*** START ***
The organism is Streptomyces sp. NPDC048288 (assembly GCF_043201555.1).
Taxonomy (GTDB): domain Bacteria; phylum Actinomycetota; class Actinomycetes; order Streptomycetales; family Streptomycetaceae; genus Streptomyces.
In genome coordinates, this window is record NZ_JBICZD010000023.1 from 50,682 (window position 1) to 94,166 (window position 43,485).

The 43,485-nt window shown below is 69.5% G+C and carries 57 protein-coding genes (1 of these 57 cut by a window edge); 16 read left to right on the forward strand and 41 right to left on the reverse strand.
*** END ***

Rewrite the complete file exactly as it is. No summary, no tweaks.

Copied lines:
The organism is Streptomyces sp. NPDC048288 (assembly GCF_043201555.1).
Taxonomy (GTDB): domain Bacteria; phylum Actinomycetota; class Actinomycetes; order Streptomycetales; family Streptomycetaceae; genus Streptomyces.
In genome coordinates, this window is record NZ_JBICZD010000023.1 from 50,682 (window position 1) to 94,166 (window position 43,485).

The 43,485-nt window shown below is 69.5% G+C and carries 57 protein-coding genes (1 of these 57 cut by a window edge); 16 read left to right on the forward strand and 41 right to left on the reverse strand.